Ajmal Kasab was moved from Mumbai to Pune for his execution in a highly secretive and early morning operation that very few officials had a wind of, suggest details emerging a day after his death.
Sources said the 26/11 convict was taken out of Mumbai's high-security Arthur Road Jail, where he spent four years, around 1 am and driven to Pune's Yerwada Jail in a fleet of five unmarked cars. The Yerwada prison is one of the two in Maharashtra equipped to handle execution by hanging.
Along the way, Kasab was guarded by about 15 policemen in plainclothes. They included officers, prison guards and armed commandos. The group reached Yerwada Jail by 5 am and Kasab was immediately put in a solitary cell.
From there on, it was a wait till the morning of November 21, when Kasab was hanged at 7.30 am, just five days before the fourth anniversary of the Mumbai attacks. A few hours later, 25-year-old Kasab was buried inside the jail premises.
All policemen who had travelled with Kasab from Mumbai remained quarantined until the execution, codenamed Operation X, was over. The news was officially announced by Maharashtra Home Minister RR Patil.
Kasab was the only terrorist to be captured during the 26/11 attacks that claimed 166 lives, both Indians and foreigners, and scarred several of Mumbai's landmarks. His nine Pakistani companions, who unleashed mayhem in the city for three days, were killed by security forces.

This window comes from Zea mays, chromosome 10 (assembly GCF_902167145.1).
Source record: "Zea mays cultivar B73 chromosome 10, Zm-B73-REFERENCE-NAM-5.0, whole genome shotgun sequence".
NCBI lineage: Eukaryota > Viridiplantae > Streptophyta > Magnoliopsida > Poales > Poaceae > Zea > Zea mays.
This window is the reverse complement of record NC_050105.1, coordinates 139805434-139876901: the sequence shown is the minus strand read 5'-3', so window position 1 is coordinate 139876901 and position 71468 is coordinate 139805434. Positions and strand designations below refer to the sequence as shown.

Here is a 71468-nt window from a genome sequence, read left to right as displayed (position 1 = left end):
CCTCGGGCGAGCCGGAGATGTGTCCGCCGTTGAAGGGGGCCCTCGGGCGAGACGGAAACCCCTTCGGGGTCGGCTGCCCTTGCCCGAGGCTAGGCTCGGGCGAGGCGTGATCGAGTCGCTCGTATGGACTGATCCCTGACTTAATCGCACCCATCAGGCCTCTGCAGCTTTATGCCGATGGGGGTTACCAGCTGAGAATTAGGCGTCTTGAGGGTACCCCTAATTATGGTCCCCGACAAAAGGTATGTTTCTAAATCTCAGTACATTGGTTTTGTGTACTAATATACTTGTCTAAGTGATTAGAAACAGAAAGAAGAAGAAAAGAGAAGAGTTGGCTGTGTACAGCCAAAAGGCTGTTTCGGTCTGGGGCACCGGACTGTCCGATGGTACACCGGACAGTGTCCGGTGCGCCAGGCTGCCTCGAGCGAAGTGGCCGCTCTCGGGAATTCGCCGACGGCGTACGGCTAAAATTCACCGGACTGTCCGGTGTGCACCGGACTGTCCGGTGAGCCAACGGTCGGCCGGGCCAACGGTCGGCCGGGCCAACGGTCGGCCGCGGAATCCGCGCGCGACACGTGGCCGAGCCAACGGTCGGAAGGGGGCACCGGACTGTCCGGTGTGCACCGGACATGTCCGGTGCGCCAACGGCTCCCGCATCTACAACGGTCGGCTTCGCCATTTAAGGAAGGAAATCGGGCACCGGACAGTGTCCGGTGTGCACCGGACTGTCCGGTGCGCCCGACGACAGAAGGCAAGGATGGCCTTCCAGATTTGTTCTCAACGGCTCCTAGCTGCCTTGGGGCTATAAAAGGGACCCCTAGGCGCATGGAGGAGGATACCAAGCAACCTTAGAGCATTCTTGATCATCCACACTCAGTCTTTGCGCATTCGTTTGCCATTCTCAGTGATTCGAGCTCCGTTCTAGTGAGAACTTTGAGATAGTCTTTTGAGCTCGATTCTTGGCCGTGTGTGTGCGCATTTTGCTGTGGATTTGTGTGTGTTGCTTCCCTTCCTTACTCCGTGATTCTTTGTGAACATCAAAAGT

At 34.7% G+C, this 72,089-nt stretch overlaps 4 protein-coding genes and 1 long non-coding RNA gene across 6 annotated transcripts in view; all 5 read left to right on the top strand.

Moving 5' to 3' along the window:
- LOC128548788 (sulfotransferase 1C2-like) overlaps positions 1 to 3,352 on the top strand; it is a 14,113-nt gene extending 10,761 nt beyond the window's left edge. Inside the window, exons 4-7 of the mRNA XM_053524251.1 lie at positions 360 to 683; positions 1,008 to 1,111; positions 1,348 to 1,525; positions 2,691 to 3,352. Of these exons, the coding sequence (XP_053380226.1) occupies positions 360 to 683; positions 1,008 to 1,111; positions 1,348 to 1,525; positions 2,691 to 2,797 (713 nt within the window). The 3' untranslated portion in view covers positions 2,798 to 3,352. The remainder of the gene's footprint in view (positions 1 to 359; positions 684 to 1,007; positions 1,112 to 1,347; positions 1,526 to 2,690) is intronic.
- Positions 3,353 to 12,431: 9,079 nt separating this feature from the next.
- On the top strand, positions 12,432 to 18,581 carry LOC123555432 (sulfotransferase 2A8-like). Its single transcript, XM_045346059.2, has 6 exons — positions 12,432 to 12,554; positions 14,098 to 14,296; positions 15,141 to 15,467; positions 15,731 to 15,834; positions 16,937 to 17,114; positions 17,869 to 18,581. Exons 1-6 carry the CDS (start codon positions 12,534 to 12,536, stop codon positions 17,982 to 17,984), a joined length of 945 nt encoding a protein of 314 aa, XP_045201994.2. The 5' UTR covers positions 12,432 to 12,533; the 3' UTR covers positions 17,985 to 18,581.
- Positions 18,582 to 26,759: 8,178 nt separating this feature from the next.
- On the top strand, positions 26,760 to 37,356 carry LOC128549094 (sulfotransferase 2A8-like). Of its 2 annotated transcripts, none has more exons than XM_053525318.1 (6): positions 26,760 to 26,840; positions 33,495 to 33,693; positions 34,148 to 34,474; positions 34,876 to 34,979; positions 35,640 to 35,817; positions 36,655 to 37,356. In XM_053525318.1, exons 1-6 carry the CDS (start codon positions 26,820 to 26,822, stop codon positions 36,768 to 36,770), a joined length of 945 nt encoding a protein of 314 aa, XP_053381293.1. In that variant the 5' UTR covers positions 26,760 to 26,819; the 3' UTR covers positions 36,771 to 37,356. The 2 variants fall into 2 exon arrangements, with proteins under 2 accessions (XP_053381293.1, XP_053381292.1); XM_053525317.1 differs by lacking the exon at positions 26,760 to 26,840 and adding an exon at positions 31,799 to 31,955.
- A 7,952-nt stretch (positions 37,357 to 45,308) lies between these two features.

The countdown to the execution started on November 5 with President Pranab Mukherjee rejecting Kasab's mercy petition.
Two days later, Home Minister Sushil Kumar Shinde, returning from an Interpol meeting abroad, found the file on his table and signed it "immediately". The papers reached the Maharashtra government on November 8.
On November 10, the Home Ministry and the Maharashtra government discussed possible dates for the execution - November 20 and 21 - and chose the second.
Kasab was informed about the decision to hang him on November 12. Sources said he expressed no last wish but wanted his mother in Pakistan to be informed. The Home Ministry contacted the Ministry of External affairs for the purpose, but fearing leakage, a decision was taken to inform Pakistan only a day or two before the execution.
According to Mr Shinde and External Affairs Minister Salman Khurshid, the Indian High Commission in Islamabad informed Pakistan's Foreign Office about the hanging on November 20, but it rejected accepting formal communication. But Islamabad claims it had acknowledged the communication.